Few disagree that Google’s Android operating system is becoming the Microsoft Windows of the mobile operating system world.
Analysts from both IDC and ABI Research estimate Android, which lives on more than 100 phones and just hit 33 percent U.S. market share, will top 45 percent share over the next five years. It’s the No. 2 and No. 3 operating system positions that require some steely, long-haul prognostication.
ABI said Apple’s iOS will follow Android’s plot to take 19 percent share by 2016, with Research In Motion’s BlackBerry in third with 14 percent. Samsung’s Bada will garner 10 percent share, while Windows Phone 7 (WP7) will round out the top 5 at 7 percent.
IDC took some flak last week for suggesting that by 2015, WP7 will assume Nokia Symbian’s No. 2 position on the mobile platform food chain by 2015. iOS will garner the third spot at 15 percent, with BlackBerry not far behind in fourth at 14 percent, IDC believes.
A quick perusal of the current Windows Phone 7 news cycle will shed light on details ugly enough to doubt the IDC report. Sources say carriers AT&T and T-Mobile have sold only a few million WP7 phones, while Microsoft continues to stumble in upgrading them. Some analysts see trouble on the horizon for the young platform.
Not IDC analyst Kevin Restivo, who told eWEEK there are a number of factors that will enable WP7 to sit under Android in the mobile food chain later this decade.
Start with Microsoft’s pact with Nokia in which the hardware maker will build Windows Phones for the next several years. Restivo believes WP7 will assume Symbian’s place in the market outside the United States. That is, very successful.
“You have to look at the geographic strength of Symbian and Nokia. You’re looking at many high-growth countries as far as smartphone volume goes in the future,” Restivo said. “These are countries where Nokia has very strong brand presence, including Western Europe and Asia. This provides a springboard for [Windows Phone 7].”
Restivo also said the WP7 application ecosystem is rich in the early going, topping 10,000 applications in its first four months of existence.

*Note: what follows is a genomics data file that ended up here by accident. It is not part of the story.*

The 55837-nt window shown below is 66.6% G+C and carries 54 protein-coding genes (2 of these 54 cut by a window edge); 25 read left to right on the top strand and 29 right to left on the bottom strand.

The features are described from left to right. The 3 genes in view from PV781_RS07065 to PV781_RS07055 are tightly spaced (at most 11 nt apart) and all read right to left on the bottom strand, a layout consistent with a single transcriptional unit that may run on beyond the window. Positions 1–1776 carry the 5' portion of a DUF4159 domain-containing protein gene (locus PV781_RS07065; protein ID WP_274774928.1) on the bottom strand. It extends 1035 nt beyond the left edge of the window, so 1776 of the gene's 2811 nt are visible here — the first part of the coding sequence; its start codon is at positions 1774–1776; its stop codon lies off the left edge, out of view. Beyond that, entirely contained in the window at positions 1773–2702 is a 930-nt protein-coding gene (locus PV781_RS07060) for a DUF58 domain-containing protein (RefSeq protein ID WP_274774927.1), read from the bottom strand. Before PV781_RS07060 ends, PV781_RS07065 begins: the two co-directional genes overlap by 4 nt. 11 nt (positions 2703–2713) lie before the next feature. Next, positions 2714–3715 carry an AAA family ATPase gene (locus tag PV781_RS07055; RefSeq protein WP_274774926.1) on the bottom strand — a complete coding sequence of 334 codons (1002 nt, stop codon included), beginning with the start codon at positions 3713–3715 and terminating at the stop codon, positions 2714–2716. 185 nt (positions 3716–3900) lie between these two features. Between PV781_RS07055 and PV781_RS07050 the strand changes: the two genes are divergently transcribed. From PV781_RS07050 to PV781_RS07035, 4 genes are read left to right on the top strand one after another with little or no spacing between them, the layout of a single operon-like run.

Industry analyst Jack Gold is skeptical of WP7’s potential given all the turmoil and transitions that need to take place in the next four years to make this happen, and the fact both Nokia and Microsoft need to execute flawlessly-something they have not been known for in the past.
“The question is, can the sheer weight of Nokia drive that much market share for WP7, given that Symbian smartphones will likely be around for at least two more years?” Gold wondered.
“I’m skeptical the WP7 share can grow that quickly, and I believe Nokia may be in for some difficult times [in smartphones]. It also depends on how fast the WP7 ecosystem can grow, and right now I think it will take some time for the ecosystem to mature-probably one to two more years anyway.”
Gold also isn’t sure we can assume current Symbian smartphone owners will just jump on the WP7 bandwagon, with Android, iOS and BlackBerry offering solid alternatives. “It’s not clear the Nokia smartphone brand loyalty will win the day.”
Yet industry analyst Rob Enderle sees merit in Restivo’s research and agrees the differences between high-end and low-end smartphone pricing will impact market share. He believes Apple will lock up the premium smartphone market, with Android and WP7 fighting it out in the low end.
“Apple will lock in the premium side and hold margins but likely lose out on volume as a result, suggesting that [IDC’s] positioning of Android and Microsoft/Nokia at the top is well founded.”
Restivo believes iOS is limited largely to developed countries because it’s a high-end feature phone. In China, the iPhone is priced at about $1,000 U.S. Like Android, WP7 will include low-cost smartphones all over the world.